The study, which included more than 24,000 children, showed 5.3 percent of children became obese within 5 years, between ages 9 and 14.
Children whose mothers had a normal body mass index (BMI), participated in moderate to vigorous physical activity for at least 150 minutes a week, didn’t smoke and drank alcohol in moderation, were 75 percent less likely to become obese than children of mothers who didn’t have those healthy habits.
What are we feeding your kids?
Food environment, including the foods that parents bring into the house, pack for school lunch, order at restaurants, serve for family gatherings, and bring on play dates, to the park or for after-school sports also play a role in the childhood obesity risk.
This is particularly important when kids are young and can’t purchase food at the store on their own or eat out with their friends, for example.
Kids who have access to plenty of fruits and vegetables, are much more likely to eat healthy than those whose pantries are filled with processed junk food.
In fact, an October 2014 study in the Journal of The Academy of Nutrition and Dietetics found that encouraging and modeling healthy eating, setting limits on foods, and having healthy foods available at home are all positively associated with kids’ diets and their weight.
Studies also show that eating family meals together increases the likelihood that kids will eat healthy and may reduce their risk for childhood obesity.
Regardless of how diligent we are at feeding our kids healthy, food is everywhere and it has created an “obesogenic” environment that’s hard for any parent to contend with.
The food industry alone spends $10 billion dollar a year on food marketing. Brands use bright colors and recognizable characters on their packages and target kids on social media.
Supermarkets strategically place kid-friendly foods in locations where kids are most likely to ask for them.
Fast food restaurants include toys in their meals and restaurants host “kids eat free” nights.
Schools serve cookies, ice cream and potato chips in the cafeteria and have food available in vending machines, school stores and in the classroom.
Food also shows up in the least likely of places at places like convenience stores, bookstores, museums, banks, the dry cleaners, and even at church.
Food is just one part of the puzzle
Parents also teach and influence their kids in habits that have nothing to do with food but still contribute to childhood obesity.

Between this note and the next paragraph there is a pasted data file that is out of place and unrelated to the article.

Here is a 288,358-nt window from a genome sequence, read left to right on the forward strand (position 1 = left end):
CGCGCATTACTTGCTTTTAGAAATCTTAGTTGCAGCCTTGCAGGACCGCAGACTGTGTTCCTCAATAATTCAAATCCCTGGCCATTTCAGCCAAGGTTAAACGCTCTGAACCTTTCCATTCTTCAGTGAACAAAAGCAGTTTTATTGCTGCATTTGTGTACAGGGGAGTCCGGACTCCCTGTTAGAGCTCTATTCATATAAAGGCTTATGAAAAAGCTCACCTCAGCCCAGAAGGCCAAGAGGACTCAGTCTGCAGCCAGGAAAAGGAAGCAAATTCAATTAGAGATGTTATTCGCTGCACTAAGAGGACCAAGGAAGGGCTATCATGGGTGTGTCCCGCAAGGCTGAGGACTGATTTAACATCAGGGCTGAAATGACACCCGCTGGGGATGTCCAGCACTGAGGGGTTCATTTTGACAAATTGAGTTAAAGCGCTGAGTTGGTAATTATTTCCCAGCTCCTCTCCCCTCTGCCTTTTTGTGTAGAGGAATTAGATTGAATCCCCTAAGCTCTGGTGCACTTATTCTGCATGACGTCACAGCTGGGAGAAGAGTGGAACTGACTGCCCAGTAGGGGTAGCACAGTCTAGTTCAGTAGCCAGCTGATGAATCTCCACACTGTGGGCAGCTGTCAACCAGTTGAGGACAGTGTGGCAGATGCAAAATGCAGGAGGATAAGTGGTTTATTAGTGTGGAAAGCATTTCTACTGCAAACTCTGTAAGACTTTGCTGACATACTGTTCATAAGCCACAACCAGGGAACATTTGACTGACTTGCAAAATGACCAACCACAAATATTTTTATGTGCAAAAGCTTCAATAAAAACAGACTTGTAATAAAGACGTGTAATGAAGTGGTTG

For starters, we know physical activity plays a part in preventing childhood obesity but studies show most kids don’t get the recommended 60 minutes of exercise a day.
Other habits like allowing kids to eat in front of the TV, have their devices at the dinner table or eat in the car—even if it’s on the way to practice—can also affect their weight.
Blaming parents isn’t the answer to childhood obesity
There’s no doubt that parents play a significant role in preventing childhood obesity. Regardless of how strong outside factors are, the onus is still on them to offer healthy foods and teach their kids healthy habits.
Positive change cannot occur however, if we blame parents.
Shaming parents for not reading to their kids, playing with their kids “enough” or even yelling when their kids misbehave, isn’t necessarily going to motivate them to be better parents.
Childhood obesity is a complex problem and the individual factors that affect a child’s weight can vary family to family.
For example, parents can eat healthy, exercise and encourage their kids to do the same, but if their kids are teens and would rather read a book, parents are limited in how much change they can affect in their kids.
Parental stressors may also affect a child’s risk for childhood obesity. According to a November 2012 study in the journal Pediatrics, multiple parental stressors such mental illness, employment status and financial strains are directly associated with a child’s risk for obesity.
When it comes to childhood obesity, I believe the solution is multi-faceted.
It starts with parents who want their kids to grow up healthy, know how to eat healthy and have healthy habits.
By educating ourselves, becoming aware of all the factors at play, seeking support from a pediatrician, a registered dietician nutritionist or a therapist, if necessary, we can stay the course and prevent childhood obesity.
When it comes to parenting, nothing is easy, straightforward or perfect, but it’s our job to stick with it.